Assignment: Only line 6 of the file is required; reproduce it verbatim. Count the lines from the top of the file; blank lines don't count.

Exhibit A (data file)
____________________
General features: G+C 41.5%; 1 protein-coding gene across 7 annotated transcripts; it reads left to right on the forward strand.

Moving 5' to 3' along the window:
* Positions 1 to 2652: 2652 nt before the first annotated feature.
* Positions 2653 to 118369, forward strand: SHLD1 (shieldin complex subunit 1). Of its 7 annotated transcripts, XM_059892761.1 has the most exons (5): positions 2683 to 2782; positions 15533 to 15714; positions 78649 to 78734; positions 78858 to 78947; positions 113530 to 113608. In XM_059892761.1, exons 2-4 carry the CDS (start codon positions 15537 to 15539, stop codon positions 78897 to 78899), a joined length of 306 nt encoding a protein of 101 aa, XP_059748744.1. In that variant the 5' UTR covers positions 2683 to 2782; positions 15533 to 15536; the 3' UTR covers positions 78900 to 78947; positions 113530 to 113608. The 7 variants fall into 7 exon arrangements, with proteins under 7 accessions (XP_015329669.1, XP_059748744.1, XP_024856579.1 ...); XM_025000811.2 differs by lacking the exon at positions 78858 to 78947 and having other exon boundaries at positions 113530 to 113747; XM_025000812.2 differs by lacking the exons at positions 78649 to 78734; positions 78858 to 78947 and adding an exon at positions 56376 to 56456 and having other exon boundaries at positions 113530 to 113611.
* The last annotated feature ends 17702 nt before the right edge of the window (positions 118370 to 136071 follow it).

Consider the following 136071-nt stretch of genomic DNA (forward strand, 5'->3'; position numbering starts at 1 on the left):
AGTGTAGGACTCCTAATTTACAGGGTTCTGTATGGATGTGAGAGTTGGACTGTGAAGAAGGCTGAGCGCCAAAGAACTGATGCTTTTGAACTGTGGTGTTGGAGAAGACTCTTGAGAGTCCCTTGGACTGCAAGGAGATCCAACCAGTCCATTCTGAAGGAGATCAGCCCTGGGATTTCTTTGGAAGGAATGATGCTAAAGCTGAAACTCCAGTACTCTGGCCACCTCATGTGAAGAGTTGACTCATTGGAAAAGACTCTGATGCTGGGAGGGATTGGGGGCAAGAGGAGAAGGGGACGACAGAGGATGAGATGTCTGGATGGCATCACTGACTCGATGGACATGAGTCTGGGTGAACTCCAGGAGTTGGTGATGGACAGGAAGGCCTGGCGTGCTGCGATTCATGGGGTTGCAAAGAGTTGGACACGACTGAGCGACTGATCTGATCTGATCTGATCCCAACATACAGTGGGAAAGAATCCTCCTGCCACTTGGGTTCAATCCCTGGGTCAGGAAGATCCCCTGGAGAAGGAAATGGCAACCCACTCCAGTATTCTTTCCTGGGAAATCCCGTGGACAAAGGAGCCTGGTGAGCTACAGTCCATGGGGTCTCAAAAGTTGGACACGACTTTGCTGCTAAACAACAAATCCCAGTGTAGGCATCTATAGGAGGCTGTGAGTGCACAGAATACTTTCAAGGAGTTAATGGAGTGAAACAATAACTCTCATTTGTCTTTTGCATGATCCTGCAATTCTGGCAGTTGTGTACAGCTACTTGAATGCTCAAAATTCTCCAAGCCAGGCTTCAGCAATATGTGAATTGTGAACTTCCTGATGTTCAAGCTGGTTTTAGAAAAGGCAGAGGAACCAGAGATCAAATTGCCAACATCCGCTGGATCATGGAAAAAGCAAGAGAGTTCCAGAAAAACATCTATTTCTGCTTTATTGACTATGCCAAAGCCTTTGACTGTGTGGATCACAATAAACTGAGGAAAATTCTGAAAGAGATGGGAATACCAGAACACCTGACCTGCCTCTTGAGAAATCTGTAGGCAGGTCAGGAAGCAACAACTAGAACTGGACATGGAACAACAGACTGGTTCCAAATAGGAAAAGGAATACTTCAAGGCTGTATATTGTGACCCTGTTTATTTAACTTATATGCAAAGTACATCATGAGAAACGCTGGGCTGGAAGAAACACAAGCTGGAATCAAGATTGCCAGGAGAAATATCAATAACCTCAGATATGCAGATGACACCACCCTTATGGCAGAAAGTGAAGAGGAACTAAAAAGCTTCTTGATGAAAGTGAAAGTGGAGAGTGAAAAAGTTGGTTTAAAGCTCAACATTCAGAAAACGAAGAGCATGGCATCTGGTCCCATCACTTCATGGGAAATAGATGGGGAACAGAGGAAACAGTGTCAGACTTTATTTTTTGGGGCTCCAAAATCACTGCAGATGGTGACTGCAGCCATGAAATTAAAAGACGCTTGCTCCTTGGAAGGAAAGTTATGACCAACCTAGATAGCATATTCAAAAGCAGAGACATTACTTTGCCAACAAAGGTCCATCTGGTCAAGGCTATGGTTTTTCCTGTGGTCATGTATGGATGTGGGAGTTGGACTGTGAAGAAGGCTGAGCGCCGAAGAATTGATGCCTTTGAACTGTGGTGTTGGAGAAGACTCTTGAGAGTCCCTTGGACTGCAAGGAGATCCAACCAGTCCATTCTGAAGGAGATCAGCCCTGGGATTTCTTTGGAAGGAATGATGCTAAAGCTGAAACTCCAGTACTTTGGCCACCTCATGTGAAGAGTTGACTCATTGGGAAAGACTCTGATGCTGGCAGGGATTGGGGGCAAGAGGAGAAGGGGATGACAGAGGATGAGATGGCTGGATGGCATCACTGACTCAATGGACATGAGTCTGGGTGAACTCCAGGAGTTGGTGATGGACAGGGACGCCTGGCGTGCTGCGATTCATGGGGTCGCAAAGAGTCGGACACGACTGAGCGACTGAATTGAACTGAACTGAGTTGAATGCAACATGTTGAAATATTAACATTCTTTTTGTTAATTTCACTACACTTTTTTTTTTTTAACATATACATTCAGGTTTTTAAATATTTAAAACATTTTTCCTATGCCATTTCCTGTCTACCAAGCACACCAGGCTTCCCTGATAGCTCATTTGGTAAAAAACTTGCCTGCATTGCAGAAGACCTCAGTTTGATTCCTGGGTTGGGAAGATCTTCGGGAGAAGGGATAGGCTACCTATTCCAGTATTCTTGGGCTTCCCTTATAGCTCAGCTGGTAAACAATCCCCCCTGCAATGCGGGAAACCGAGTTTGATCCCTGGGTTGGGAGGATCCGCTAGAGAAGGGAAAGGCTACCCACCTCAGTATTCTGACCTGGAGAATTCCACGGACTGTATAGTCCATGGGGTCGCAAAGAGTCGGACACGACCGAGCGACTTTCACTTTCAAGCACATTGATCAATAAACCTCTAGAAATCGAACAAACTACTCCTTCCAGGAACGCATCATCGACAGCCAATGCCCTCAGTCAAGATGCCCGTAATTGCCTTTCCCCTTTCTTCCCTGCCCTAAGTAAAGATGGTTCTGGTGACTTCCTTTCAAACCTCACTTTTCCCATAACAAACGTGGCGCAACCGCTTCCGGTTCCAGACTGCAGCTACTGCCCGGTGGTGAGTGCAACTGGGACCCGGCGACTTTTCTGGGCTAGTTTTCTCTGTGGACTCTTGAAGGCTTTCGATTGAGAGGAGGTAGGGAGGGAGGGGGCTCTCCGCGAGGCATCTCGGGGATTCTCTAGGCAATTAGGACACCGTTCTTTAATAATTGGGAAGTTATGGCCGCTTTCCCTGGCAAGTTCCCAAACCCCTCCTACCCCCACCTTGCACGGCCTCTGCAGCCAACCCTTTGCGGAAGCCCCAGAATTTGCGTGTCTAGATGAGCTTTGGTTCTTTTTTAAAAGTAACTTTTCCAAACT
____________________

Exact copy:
Consider the following 136071-nt stretch of genomic DNA (forward strand, 5'->3'; position numbering starts at 1 on the left):